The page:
According to the Insurance Information Institute*, there are more than 2.15 million burglaries each year, based on FBI statistics. In addition, more than 65 percent of those incidents occur in residential homes. Furthermore, no two months have more burglaries than July and August, as there is generally a 10 percent increase in home break-ins at this time of the year.
Jeanne Salvatore, senior vice president and consumer spokesperson for the III, noted that jewelry and electronic equipment tend to be targeted most frequently.
“Once in your home, a burglar can easily steal computer equipment, televisions, CD and DVD players, as well as jewelry and other valuable items,” said Salvatore. “In fact, the average dollar loss per burglary is over $1,700.”
She added, however, that burglars will often pass over a home if it is particularly difficult to gain access to. Previous research has shown that if an attempted home invasion takes longer than five minutes, they will likely abandon it and try somewhere else.
With this in mind, the III offers homeowners and renters some tips for what they can do to ward off burglary attempts.
Make it hard to enter home
As previously noted, making a home invasion as difficult as possible is often the best way to avoid being victimized by theft. Using basic things like a deadbolt on the door and window locks can make it harder for a burglar to penetrate a residence. Homeowners may also want to consider installing a theft prevention alarm system. Doing so could help them save a certain percentage off their homeowners insurance policy.
Doors, windows should be sturdy
Just as the locks for the doors and windows should be top-notch, the doors and windows themselves should be high quality as well. The III says that doors and frames should ideally be made of metal or some type of hardwood—such as mahogany or oak—and be a minimum of 1.75″ thick.
“Even the best lock will not deter a burglar if it is installed in a weak door,” the III indicates.
As important as it is to prevent a burglar from gaining access from the outside, precautionary measures should be taken on the inside in case the thief was able to find a way in. Because burglars often target electronics, homeowners on vacation may want to uninstall them and place them under lock and key. Important documents should also be at the very least well hidden, as a burglary attempt may result in identity theft if they stumble upon sensitive personal information, the III adds.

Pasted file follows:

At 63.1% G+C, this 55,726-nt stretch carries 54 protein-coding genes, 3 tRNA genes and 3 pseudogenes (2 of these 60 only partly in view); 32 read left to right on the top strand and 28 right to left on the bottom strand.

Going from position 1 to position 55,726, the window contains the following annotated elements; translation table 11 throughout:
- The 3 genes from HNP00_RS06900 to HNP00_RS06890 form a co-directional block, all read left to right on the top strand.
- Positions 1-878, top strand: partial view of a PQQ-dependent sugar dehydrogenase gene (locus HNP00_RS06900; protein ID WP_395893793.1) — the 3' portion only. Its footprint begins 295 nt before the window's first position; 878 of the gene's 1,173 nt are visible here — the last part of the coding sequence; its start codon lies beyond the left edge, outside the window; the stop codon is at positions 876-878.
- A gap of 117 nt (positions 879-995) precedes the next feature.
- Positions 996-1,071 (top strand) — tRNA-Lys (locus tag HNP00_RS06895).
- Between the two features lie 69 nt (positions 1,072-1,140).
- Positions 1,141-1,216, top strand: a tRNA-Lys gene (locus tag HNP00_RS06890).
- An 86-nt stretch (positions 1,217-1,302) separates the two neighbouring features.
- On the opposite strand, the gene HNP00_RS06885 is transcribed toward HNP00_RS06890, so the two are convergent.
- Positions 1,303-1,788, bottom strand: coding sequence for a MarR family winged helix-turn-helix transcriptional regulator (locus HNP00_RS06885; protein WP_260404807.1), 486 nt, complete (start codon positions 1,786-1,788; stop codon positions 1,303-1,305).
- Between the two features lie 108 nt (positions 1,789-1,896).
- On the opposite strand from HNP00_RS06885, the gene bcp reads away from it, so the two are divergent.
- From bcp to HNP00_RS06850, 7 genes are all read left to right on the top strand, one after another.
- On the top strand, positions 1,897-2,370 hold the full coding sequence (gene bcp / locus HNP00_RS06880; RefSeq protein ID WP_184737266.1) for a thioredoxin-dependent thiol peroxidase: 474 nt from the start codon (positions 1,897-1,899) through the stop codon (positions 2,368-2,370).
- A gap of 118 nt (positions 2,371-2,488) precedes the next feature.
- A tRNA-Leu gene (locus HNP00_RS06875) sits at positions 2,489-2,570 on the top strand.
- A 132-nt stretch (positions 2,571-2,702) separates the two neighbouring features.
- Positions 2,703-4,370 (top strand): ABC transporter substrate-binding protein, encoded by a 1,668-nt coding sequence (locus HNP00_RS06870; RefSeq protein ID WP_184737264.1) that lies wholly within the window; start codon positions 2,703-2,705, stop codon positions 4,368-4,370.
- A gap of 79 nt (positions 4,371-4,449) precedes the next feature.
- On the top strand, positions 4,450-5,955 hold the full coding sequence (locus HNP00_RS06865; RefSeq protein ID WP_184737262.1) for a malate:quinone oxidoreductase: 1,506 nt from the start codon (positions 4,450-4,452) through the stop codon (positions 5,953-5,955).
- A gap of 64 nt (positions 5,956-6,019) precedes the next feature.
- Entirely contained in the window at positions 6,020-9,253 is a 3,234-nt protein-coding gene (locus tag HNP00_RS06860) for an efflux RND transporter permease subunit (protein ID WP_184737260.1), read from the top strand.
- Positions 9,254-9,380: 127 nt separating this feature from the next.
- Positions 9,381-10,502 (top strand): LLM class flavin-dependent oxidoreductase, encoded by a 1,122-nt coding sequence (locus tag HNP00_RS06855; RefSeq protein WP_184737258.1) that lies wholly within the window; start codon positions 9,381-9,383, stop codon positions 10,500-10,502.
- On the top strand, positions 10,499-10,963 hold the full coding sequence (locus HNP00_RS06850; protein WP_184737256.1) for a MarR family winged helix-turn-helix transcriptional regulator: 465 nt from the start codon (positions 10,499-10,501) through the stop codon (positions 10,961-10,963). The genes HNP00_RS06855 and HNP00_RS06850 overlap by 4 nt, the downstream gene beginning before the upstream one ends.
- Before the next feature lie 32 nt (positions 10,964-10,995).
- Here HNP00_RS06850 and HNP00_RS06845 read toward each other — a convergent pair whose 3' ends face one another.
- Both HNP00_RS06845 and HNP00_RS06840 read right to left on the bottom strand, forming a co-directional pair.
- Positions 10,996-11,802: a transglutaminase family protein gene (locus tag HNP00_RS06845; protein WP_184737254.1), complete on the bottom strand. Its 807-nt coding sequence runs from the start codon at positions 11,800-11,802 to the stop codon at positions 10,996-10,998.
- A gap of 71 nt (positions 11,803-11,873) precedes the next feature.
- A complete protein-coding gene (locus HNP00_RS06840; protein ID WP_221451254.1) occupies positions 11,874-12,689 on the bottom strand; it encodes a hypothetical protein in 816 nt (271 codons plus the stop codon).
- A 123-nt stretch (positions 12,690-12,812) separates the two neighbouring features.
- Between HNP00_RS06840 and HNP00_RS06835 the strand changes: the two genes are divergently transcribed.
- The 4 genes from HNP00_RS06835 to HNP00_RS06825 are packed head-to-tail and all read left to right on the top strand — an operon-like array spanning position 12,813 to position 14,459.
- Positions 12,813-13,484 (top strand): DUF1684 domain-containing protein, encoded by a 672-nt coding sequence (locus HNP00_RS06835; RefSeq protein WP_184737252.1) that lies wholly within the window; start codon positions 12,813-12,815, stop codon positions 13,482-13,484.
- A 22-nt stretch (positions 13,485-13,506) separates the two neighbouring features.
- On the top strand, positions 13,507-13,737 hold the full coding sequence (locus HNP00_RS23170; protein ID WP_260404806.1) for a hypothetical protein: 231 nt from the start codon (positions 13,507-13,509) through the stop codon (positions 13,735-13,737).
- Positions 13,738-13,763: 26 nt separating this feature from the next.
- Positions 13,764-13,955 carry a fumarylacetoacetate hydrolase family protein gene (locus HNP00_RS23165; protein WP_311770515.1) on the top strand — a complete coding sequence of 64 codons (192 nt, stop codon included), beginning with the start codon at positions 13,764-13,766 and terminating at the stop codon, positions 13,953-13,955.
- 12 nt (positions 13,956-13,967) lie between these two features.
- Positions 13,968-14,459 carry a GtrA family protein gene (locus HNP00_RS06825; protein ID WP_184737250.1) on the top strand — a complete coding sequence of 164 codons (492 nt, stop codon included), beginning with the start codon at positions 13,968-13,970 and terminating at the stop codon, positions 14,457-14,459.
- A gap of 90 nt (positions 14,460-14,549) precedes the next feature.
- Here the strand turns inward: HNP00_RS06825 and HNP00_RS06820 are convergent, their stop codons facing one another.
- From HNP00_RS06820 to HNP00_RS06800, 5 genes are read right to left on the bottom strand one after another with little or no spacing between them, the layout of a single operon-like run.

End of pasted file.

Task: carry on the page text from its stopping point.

Make home look as though its occupied
Another way to prevent a home invasion from taking place is to make the residence appear as though someone is still at home. The III says this can be done in any number of ways. One of the most popular ones is to simply keep the home well lit. This can be accomplished by either leaving a few lights on inside the house or installing exterior lights. It may also be wise to have them run on timers, so that certain lights will go on or off at specific times during the day or evening.
Rely on friend, neighbor
Vacationers may want to recruit a neighbor or close friend to help reduce the risk of a burglary from happening. This can be done by asking them to check on the house every so often or asking them to park their car in the driveway so it looks as though someone is visiting.
*according to the Insurance Information Institute on July 3, 2012
via Peter Montanez
Recent PostsPopular Posts
- Small Businesses to Commercial Insurers: ‘You’ve Lost That Loving Feeling’ August 11, 2014 0 comments
- Salmonella Testing Not Required by Food Safety Law, Georgia Jurors Told August 11, 2014 0 comments
- Food Company Wins Religious Exemption from Contraception Benefit August 11, 2014 0 comments
- West Virginia Seeks $1.8M from Bankrupt Freedom Industries for Spill August 11, 2014 0 comments
- Travelers Adds Cyber Protection Tailored to Small Businesses January 22, 2013 0 comments
- Davos Bosses Hunt for $5 Trillion in New Revenue in a Low-Growth World January 23, 2013 0 comments
- S&P: Low Interest Rates, Regulation Issues Are Key Insurance Industry Risks January 23, 2013 0 comments
- Securities Fraud Class Actions Declined in 2012 January 23, 2013 0 comments
- Small Businesses to Commercial Insurers: ‘You’ve Lost That Loving Feeling’
- Salmonella Testing Not Required by Food Safety Law, Georgia Jurors Told
- Food Company Wins Religious Exemption from Contraception Benefit
- West Virginia Seeks $1.8M from Bankrupt Freedom Industries for Spill
- CCRIF/Swiss Re Offer Caribbean Governments Insurance against Excess Rainfall
- Weakened Typhoon Halong Lashes Japan; 1 Dead, Dozens Hurt
- Iranian Passenger Plane Crashes Killing 48
- ABI Says Reducing Whiplash Costs Key to Lower Auto Premiums
- GM Loses Bid to Dismiss Ignition-Switch Defect Cover-Up Claim
- Drought Weakens Links in Supply Chain Metaphor